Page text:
I send Brendan to the bath so I can go over Madeleine’s hair, and she gives her best to look over the back edges of mine. Neither of us find anything. I prepare her to deflect the following day’s questions from classmates, to protect Brendan. He’s been particularly irritating to his classmates, and this it the worst possible time for him to have a contagious disease. I phone his teacher to set the notification process in motion. Vanya agrees it’s sad timing, just when repairs are needed.
Children tuck into bed only a little late, remarkable for the amount of activity and the loads of laundry gathered. I read a little more about various treatments, and I obsess. I am not prone to obsession, but this seems a worthy occasion.
“Proper combing with the special lice comb can require 1-2 hours for coarse or long hair,” reads the website. My hair is both coarse and long. I can’t rely on anyone to comb it twice daily, as recommended. I’d be lucky to find someone patient enough to do it once.
Were I not so weary, I wouldn’t sleep at all after those closeup pictures of lice. Were I not so tired, I’d worry into the night.
Brendan wakes me in the morning, and I continue the laundry, and comb with “The TerminNit-er” comb, gathering another tribe of eggs and a few more “kickers.” I throw away the tissues I wipe the comb on, wash my hands and massage a quarter of a cup of olive oil into my hair, as one website recommends. I use a little less for Brendan and cover his head with a shower cap, to keep him from touching the oil or his hair. He sets the timer for two hours and pulls out his bin of little cars and trucks. I feed Madeleine and get her ready for school. I try to put out of my mind the image of my squeamish husband submitting to the lice comb, or combing my hair with it.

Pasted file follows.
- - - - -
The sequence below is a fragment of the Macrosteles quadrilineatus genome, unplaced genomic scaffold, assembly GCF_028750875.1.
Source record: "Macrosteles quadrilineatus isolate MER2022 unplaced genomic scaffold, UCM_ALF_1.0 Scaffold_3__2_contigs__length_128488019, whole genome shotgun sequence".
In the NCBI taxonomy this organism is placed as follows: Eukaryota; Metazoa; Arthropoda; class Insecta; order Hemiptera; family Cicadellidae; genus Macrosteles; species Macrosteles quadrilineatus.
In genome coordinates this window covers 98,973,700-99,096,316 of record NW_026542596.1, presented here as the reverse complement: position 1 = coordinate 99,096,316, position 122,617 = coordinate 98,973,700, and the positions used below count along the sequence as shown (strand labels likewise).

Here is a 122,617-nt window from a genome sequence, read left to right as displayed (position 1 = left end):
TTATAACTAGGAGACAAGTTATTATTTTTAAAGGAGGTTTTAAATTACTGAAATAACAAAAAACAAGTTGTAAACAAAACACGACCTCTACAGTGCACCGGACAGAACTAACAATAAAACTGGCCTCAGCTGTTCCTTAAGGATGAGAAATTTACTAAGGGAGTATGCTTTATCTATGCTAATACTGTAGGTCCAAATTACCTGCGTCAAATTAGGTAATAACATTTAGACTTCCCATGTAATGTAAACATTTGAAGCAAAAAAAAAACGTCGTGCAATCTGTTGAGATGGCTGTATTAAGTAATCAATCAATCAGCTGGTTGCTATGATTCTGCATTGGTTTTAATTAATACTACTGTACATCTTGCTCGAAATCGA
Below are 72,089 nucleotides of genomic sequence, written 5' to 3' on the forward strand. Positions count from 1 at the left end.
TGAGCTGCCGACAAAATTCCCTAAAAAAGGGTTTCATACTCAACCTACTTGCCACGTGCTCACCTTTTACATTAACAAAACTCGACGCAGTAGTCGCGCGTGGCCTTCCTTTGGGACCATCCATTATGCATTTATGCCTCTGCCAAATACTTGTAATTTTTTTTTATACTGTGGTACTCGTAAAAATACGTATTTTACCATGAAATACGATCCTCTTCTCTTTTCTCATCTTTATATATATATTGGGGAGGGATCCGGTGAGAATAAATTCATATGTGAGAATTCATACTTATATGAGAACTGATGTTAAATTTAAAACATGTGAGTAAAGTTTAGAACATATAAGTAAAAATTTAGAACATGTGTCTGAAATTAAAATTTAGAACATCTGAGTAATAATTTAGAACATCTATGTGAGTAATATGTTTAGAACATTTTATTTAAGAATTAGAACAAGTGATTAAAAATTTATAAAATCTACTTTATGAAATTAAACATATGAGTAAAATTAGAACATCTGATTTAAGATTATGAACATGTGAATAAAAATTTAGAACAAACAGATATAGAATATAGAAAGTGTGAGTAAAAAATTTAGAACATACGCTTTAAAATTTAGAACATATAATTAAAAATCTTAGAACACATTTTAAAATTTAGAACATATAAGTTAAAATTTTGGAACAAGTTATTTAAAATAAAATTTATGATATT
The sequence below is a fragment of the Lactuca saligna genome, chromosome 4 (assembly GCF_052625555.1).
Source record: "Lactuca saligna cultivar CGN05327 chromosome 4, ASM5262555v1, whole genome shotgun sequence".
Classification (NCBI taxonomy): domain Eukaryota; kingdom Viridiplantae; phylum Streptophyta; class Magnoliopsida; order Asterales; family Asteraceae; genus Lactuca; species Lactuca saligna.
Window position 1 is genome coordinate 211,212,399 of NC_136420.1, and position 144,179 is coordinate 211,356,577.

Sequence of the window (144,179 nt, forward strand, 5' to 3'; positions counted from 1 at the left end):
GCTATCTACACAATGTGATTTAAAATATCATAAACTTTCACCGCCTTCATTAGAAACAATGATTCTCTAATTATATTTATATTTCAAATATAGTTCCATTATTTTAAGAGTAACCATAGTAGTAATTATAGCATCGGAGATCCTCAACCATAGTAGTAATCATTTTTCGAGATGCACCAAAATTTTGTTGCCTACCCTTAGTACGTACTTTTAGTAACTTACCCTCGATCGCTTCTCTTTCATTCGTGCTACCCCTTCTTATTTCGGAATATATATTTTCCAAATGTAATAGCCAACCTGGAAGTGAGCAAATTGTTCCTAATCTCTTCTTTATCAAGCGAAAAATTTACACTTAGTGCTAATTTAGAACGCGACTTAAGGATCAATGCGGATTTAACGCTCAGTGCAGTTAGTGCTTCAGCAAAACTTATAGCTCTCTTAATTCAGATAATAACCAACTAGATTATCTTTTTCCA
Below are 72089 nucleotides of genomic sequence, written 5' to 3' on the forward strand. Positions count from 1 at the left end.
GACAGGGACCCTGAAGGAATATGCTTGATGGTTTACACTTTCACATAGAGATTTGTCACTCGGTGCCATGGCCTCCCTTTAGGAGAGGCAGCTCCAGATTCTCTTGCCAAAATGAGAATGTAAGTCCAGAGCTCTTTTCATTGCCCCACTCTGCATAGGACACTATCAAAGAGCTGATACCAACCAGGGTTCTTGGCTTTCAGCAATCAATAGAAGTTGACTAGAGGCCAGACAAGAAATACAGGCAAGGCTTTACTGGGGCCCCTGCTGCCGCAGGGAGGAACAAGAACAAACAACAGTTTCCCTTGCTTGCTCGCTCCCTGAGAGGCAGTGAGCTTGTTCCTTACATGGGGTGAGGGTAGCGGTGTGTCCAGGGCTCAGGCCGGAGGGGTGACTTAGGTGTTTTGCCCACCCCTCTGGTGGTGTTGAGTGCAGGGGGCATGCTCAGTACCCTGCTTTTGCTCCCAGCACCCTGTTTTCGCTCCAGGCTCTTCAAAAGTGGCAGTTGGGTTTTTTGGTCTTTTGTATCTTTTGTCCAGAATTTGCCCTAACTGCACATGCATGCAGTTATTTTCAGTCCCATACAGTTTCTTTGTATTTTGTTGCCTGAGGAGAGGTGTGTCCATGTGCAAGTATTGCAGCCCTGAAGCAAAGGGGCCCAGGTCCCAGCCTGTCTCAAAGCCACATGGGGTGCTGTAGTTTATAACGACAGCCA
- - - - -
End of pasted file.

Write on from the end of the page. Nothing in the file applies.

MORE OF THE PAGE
After I switch laundry again, I look over to see the oil has migrated down his forehead, and his eyelids and lashes glisten. A bead of oil threads its way down his nose, but he is concentrating on his traffic. I think of olive oil and the Old Testament, how riches and gratitude were expressed by “oil running down the beard of Aaron” in a dry land where olives truly were life. Twenty-five years it takes for a tree to bear olives. Seventy-five years, the olive trees life expectancy. I wipe the little drop from the bridge of his nose.
“I like having a home day with you, mama,” he says, as I bring him a small plate of Clementine slices.
“You are good company, too, Brendan.”
The timer rings and we agree that I should wash my hair first, which takes three washings to remove most of the oil. I run a bath for Brendan while I comb through one more time. Many more eggs come out with the olive oil, and a few bugs that are no longer moving. We wash his hair three times with the lavender shampoo.
We head out for a bagel and to pick up Madeleine, and Brendan says, “I feel special today, you know, in my special haircut from my special mama.” Tomorrow might be hard at school—who knows how long it might be hard for Brendan. He is working through more than just a case of head lice.
I remind him that he has been patient with everything I’ve asked him to do, today. I agree that it’s been a special day to be together. And I pray that we have better excuses to be together for special days, and never another stretch of days like this for my boy who is delicious to bugs. I pray the rest of us avoid the plague. And I pray a prayer of thanks. It’s not so hard to do what is necessary, step by step until it is done.
And like my own mother, I am looking for the right moment, when no one needs me, to collapse for a few minutes until I am needed again.